My Notes on Payment Gateways

I wrote a book. I needed to accept money in exchange for said book. How did I do that? This post goes into how I did it. This isn't a surefire way to make sure you won't get scammed, won't get your account locked, or can make millions by following a few easy steps. Like my notes on writing an e-book, these are my notes on what I did and why I did it and how I did it.


I started off with a PayPal account since I already had one. I was quite hesitant to sell too many books too quickly because of all the bad press that PayPal had been having. I didn't want to see my account locked or suddenly be found unable to accept payments.

To start off with, my account is Premier, verified, and I've had it for years. I used to (or rather my ex-wife used to) use it for selling and buying stuff on eBay. Setting up a new account with no history may have an impact when you start going gangbusters.

Using IPN

I used IPN to verify transactions on my server before giving people access to the book. After a transaction is processed by PayPal, PayPal hits my server to let me know that a sale has gone through. This works 99% of the time. For the times it doesn't work, it is a simple matter of going into PayPal and requesting the IPN be resent.


PayPal is by far not the only payment processor on the block. It is, however, one of the easiest to get set up with—especially for those like myself who live outside of the United States and don't have access to services like Stripe.

With my fear of suddenly seeing my account locked and unable to get access to my funds for the book or for the workshops, I looked elsewhere. I was familiar with Moneris through some freelance work I had done years before. It's also the payment processor my bank recommends when I had set up my business account with them.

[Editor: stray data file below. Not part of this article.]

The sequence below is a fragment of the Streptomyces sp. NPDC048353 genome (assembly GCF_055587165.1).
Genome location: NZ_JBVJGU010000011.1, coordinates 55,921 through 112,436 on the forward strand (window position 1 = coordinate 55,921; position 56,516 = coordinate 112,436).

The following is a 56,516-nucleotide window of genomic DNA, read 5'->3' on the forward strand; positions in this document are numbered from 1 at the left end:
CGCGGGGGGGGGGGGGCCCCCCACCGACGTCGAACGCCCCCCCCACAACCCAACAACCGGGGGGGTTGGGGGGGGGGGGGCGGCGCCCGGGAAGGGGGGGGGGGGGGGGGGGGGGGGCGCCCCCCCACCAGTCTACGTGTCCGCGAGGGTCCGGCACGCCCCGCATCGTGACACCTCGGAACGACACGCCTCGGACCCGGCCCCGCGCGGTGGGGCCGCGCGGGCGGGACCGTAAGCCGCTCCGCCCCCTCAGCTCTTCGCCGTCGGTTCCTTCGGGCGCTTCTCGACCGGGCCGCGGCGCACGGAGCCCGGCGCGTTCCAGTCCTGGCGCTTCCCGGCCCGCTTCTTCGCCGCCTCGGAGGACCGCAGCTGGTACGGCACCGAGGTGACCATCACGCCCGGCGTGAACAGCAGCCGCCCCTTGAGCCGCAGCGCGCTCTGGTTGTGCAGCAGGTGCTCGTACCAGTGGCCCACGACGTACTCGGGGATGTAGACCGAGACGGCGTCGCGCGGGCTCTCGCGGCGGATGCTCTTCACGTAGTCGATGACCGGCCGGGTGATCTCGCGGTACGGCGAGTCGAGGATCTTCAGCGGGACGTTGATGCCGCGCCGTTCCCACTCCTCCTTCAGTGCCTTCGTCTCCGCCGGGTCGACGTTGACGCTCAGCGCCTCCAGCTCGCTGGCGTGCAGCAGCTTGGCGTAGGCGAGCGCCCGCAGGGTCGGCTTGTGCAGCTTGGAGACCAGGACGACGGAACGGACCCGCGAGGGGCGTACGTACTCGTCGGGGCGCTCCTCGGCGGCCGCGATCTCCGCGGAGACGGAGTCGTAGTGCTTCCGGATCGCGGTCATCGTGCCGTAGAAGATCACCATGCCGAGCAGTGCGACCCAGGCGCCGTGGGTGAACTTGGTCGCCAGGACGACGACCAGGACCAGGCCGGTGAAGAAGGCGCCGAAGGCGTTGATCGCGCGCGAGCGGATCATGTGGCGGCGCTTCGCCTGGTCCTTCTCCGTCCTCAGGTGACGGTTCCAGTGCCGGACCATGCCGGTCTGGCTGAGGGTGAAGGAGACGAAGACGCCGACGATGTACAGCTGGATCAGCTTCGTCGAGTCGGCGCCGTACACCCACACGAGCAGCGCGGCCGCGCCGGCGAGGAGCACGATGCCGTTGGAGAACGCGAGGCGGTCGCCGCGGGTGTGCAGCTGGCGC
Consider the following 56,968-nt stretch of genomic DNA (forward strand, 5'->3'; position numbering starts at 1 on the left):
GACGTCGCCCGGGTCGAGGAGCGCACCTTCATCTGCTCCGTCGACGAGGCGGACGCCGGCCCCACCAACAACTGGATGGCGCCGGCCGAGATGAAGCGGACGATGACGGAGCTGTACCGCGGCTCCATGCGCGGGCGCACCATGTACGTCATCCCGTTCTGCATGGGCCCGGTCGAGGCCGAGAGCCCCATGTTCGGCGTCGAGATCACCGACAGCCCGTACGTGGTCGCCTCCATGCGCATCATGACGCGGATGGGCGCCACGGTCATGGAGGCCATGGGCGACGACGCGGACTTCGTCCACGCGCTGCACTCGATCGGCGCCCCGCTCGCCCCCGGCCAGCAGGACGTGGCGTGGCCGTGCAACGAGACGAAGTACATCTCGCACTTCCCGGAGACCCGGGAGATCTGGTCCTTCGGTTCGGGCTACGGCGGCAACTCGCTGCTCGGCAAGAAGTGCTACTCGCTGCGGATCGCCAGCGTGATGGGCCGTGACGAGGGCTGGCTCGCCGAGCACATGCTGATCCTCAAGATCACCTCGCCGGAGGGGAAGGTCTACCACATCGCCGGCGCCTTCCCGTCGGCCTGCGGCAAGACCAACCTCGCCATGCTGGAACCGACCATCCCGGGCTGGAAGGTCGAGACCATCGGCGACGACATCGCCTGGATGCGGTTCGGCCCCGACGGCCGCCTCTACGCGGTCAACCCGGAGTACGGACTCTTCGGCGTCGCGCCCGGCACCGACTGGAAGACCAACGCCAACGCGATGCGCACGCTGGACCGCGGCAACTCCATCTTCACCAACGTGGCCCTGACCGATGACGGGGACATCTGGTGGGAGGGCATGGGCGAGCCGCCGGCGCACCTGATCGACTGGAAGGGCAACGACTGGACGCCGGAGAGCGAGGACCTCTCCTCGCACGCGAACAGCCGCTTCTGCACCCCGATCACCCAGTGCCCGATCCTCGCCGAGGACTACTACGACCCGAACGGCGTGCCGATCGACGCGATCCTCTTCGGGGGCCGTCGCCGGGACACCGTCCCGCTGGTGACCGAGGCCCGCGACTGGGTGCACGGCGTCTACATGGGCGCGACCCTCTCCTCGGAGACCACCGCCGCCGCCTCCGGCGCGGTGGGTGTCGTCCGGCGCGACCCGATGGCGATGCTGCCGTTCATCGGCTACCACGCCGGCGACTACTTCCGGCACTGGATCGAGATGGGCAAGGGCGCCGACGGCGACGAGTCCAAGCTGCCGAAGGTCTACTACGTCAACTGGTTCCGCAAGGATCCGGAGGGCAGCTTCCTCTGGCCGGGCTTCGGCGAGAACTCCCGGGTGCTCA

Getting an account wasn't a timely process. From beginning to end, it took about a month to get set up. Once set up, in order to gain access to anything online, you have to set up an account for it. Want access to documentation? Need to create an account. Want access to the online gateway? Need to create an account. Want access to reporting? Need to create an account. That's right, I have three user accounts—one for each system. 

Moneris also isn't the most intuitively designed interface. It's confusing to know where to go and the documentation isn't very helpful. However, I did manage to get it set up using a similar hosted solution as PayPal. I wanted to avoid collecting credit card information personally if I could at all help it. 

From an accounting perspective, I'm also frustrated that Moneris doesn't break down transactions. Despite the fact that I provide tax amounts in the transaction, Moneris only tracks the final amount charged to the credit card (and, of course, tracks the credit card fees paid). I now have to go through all my transactions and determine how much tax were paid on those. (Not a monumental task but annoying, nonetheless. PayPal, thankfully, tracks this information.)

Moneris is, however, cheaper than PayPal. Instead of 2.9%+30¢ per transaction, it averages about 2%+5¢ per transaction. On the other hand, Moneris has a $30 monthly fee. If you don't expect to sell very much, this $30 fee could very well take a large chunk out of your monthly earnings.


The difference in fees likely doesn't seem like a big deal. On a $30 purchase, PayPal's fees come to $1.17. Moneris is $0.65. On a $15 purchase, it's 74¢ and 35¢ for PayPal and Moneris, respectively. Saving 50¢ on a transaction might not seem like it's a big deal but if you end up selling 1000 items, that's $500 that's in your pocket and not someone elses.

Lowering Fees

I had been running the book sales for a few months before I uncovered something really surprising: PayPal allows you to ask for lower fees. With a click of a button, I was able to drop my fees from 2.9% to 2.2%. Not everybody can get the lower fees. It depends on how much you're doing in the way of sales.